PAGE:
Your child trips and falls down on the sidewalk. What’s the first thing you do? You ask him if he’s okay as you help him up and check his knees for scrapes.
Your partner walks through the door after a long day at work, looking worried. You notice the tension ask if everything’s okay.
You wake up in the morning feeling like you can’t get out of bed and face another day. Do you force yourself to get up and get on with your responsibilities, suppressing your feelings?
Maybe you might take a moment and ask yourself if you’re okay. It could make all the difference to how you parent, work and love.
We are supermoms. We are fixers, teachers, worriers and multitaskers – in other words, we make things run smoothly so others will be okay. But what if we feel like something’s off, we have a dark cloud hanging over our head, a problem so insurmountable that we just can’t deal with?
Asking a simple question like “Am I okay?” can open a can of worms. What if you’re not? Are you afraid of looking weak, or letting your family down if you admit you’re having trouble coping? There’s nothing wrong with hitting the pause button on your life.
Here are some questions you can ask yourself to help assess if you’re experiencing normal stressors in your life, or if it’s something more.
Are my drives and interests changing?
Feeling tired, disinterested or detached from your daily life, especially when you were once very involved in every aspect of it, can be a tip-off that something isn’t right. Even having difficulty making up your mind about simple things like which route to take home or what colour tulips to buy when you were able to make clear choices before can be a red flag.
Am I having trouble staying focused?
Does your mind wander when you’re talking to a friend? Is it difficult for you to concentrate on the task at hand or do you find you leave things unfinished? Multitasking is a skill moms excel at. When we lose the ability to do it, there’s usually a reason.
Are my thought patterns changing?
Maybe you pride yourself on being a logical thinker and friends come to you for advice because they know you can help them find solutions. If you’ve noticed that you’re forgetting things often, you find yourself daydreaming, or you feel that others are directly responsible for the bad things that are happening in your life, it could be an indication that your thought patterns are off.
Is your opinion of yourself changing?
Are you engaging in a lot of negative self-talk? Do you silently put yourself down, are more sensitive than usual or experience extreme mood swings? While postpartum hormones can be responsible for constant tears or feeling irritable, they can’t be blamed when your kids are toddlers or preteens.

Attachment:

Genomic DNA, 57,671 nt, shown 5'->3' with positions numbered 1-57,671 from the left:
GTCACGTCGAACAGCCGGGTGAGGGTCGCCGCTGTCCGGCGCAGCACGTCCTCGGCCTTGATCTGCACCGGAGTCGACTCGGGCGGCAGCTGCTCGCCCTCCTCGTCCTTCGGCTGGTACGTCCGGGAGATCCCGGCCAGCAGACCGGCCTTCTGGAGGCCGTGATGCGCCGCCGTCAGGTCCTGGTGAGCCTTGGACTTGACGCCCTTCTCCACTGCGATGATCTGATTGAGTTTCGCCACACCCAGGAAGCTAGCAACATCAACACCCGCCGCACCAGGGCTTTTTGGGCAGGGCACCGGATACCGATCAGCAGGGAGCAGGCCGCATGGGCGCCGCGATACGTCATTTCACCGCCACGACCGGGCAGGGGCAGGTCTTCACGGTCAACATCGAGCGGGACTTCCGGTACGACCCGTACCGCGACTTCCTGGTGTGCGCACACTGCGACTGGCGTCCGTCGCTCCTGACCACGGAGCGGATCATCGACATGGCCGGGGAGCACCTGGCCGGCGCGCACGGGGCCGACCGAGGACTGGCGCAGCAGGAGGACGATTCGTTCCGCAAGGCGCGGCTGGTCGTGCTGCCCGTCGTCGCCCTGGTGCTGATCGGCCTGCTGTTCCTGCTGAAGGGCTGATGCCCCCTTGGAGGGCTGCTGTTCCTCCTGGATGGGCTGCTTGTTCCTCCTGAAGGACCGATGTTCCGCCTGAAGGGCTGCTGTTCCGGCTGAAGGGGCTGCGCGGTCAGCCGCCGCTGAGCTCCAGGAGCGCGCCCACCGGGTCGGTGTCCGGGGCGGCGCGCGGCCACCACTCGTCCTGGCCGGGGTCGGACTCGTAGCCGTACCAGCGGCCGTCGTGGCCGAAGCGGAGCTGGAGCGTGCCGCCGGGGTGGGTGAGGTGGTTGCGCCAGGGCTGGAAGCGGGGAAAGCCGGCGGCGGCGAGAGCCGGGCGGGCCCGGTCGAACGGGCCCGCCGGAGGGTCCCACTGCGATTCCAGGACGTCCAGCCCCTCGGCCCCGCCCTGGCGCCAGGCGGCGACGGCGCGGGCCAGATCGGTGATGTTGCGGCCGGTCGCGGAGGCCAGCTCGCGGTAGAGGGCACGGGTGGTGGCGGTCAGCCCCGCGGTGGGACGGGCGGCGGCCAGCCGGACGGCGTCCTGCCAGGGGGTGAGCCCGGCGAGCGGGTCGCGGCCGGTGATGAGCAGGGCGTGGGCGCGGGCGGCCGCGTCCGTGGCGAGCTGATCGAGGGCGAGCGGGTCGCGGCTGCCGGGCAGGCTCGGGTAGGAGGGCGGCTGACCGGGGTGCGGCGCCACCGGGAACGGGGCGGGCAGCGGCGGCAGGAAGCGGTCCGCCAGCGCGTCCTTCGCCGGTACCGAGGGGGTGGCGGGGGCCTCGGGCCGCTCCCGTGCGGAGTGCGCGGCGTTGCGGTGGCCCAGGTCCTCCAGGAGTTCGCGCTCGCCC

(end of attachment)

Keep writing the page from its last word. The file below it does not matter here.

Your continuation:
Are you withdrawing socially?
If you find you’re not returning phone calls, cancelling coffee dates with friends and your boss has been requesting more meetings to discuss your work than usual, there may be a reason for it. If friends and family comment that you’ve changed in recent months, there’s cause for concern.
What to do?
1. The first step in getting help is to have an open and honest talk with your doctor or your healthcare provider. Visiting with close friends may also present an opportunity for healthy conversation about how to cope with feeling withdrawn or overwhelmed.
2. Make some notes about how you’ve been feeling and how you’ve changed. Journalling can be a great way to reflect on your emotions and thoughts if you are not ready to speak openly about them. It can also be a great way to explore why you might be feeling or thinking a certain way.
3. There’s no harm in asking yourself if you’re okay. If you are, great! If not, help is available and with your family’s love and support, you will get through it. Looking online or within your community for support groups outside your home may be beneficial as well. Remember that you are loved!
4. Take time to do things that you enjoy and that benefit your mental, physical or emotional wellbeing. Start with just five minutes a day and dedicate that time to taking care of yourself.
The information in this article is not intended to be a substitute for professional medical advice, diagnosis or treatment. Always seek the advice of a qualified health professional regarding any questions about your medical condition. Do not disregard professional medical advice or wait to seek advice or treatment because of something you have read here.